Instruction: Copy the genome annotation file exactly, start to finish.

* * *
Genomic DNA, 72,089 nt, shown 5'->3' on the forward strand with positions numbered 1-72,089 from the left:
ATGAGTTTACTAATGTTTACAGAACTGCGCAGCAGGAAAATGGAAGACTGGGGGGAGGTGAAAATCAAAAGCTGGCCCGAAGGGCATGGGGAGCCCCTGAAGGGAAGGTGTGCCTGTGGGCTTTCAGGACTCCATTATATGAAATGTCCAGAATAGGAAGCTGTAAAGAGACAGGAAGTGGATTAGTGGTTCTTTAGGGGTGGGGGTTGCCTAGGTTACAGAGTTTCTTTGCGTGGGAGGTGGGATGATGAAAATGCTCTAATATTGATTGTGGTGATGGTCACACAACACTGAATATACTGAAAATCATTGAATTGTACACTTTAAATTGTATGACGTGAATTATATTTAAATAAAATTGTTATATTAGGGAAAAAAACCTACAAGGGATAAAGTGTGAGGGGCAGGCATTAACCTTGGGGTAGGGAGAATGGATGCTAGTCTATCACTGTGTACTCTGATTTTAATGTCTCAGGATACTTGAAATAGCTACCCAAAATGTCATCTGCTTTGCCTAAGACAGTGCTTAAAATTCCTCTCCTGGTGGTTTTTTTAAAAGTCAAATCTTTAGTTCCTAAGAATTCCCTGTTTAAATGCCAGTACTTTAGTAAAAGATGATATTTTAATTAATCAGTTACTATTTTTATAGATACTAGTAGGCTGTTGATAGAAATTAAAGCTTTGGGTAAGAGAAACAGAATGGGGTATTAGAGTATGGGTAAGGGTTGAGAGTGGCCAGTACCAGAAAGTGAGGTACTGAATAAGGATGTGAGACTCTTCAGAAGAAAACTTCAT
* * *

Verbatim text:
Genomic DNA, 72,089 nt, shown 5'->3' on the forward strand with positions numbered 1-72,089 from the left:
ATGAGTTTACTAATGTTTACAGAACTGCGCAGCAGGAAAATGGAAGACTGGGGGGAGGTGAAAATCAAAAGCTGGCCCGAAGGGCATGGGGAGCCCCTGAAGGGAAGGTGTGCCTGTGGGCTTTCAGGACTCCATTATATGAAATGTCCAGAATAGGAAGCTGTAAAGAGACAGGAAGTGGATTAGTGGTTCTTTAGGGGTGGGGGTTGCCTAGGTTACAGAGTTTCTTTGCGTGGGAGGTGGGATGATGAAAATGCTCTAATATTGATTGTGGTGATGGTCACACAACACTGAATATACTGAAAATCATTGAATTGTACACTTTAAATTGTATGACGTGAATTATATTTAAATAAAATTGTTATATTAGGGAAAAAAACCTACAAGGGATAAAGTGTGAGGGGCAGGCATTAACCTTGGGGTAGGGAGAATGGATGCTAGTCTATCACTGTGTACTCTGATTTTAATGTCTCAGGATACTTGAAATAGCTACCCAAAATGTCATCTGCTTTGCCTAAGACAGTGCTTAAAATTCCTCTCCTGGTGGTTTTTTTAAAAGTCAAATCTTTAGTTCCTAAGAATTCCCTGTTTAAATGCCAGTACTTTAGTAAAAGATGATATTTTAATTAATCAGTTACTATTTTTATAGATACTAGTAGGCTGTTGATAGAAATTAAAGCTTTGGGTAAGAGAAACAGAATGGGGTATTAGAGTATGGGTAAGGGTTGAGAGTGGCCAGTACCAGAAAGTGAGGTACTGAATAAGGATGTGAGACTCTTCAGAAGAAAACTTCAT